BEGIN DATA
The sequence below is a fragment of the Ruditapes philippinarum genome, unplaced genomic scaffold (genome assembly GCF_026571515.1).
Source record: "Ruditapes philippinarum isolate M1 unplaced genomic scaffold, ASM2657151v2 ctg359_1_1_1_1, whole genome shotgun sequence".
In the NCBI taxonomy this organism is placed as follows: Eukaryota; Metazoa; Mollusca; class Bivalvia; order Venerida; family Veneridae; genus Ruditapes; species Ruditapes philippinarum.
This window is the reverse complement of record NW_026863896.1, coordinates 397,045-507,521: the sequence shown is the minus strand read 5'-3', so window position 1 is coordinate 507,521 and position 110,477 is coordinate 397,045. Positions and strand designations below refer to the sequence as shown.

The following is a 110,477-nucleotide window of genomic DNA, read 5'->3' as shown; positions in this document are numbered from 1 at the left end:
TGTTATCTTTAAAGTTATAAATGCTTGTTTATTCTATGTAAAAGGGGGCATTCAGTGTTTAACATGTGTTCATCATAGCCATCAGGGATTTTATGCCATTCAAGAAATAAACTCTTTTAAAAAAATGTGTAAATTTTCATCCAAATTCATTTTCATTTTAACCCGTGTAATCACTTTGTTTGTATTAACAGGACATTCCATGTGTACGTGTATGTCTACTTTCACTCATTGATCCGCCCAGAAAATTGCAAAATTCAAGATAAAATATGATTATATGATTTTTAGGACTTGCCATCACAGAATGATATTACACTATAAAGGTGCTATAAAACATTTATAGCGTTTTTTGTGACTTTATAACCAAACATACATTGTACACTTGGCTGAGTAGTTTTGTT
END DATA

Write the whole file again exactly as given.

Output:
The sequence below is a fragment of the Ruditapes philippinarum genome, unplaced genomic scaffold (genome assembly GCF_026571515.1).
Source record: "Ruditapes philippinarum isolate M1 unplaced genomic scaffold, ASM2657151v2 ctg359_1_1_1_1, whole genome shotgun sequence".
In the NCBI taxonomy this organism is placed as follows: Eukaryota; Metazoa; Mollusca; class Bivalvia; order Venerida; family Veneridae; genus Ruditapes; species Ruditapes philippinarum.
This window is the reverse complement of record NW_026863896.1, coordinates 397,045-507,521: the sequence shown is the minus strand read 5'-3', so window position 1 is coordinate 507,521 and position 110,477 is coordinate 397,045. Positions and strand designations below refer to the sequence as shown.

The following is a 110,477-nucleotide window of genomic DNA, read 5'->3' as shown; positions in this document are numbered from 1 at the left end:
TGTTATCTTTAAAGTTATAAATGCTTGTTTATTCTATGTAAAAGGGGGCATTCAGTGTTTAACATGTGTTCATCATAGCCATCAGGGATTTTATGCCATTCAAGAAATAAACTCTTTTAAAAAAATGTGTAAATTTTCATCCAAATTCATTTTCATTTTAACCCGTGTAATCACTTTGTTTGTATTAACAGGACATTCCATGTGTACGTGTATGTCTACTTTCACTCATTGATCCGCCCAGAAAATTGCAAAATTCAAGATAAAATATGATTATATGATTTTTAGGACTTGCCATCACAGAATGATATTACACTATAAAGGTGCTATAAAACATTTATAGCGTTTTTTGTGACTTTATAACCAAACATACATTGTACACTTGGCTGAGTAGTTTTGTT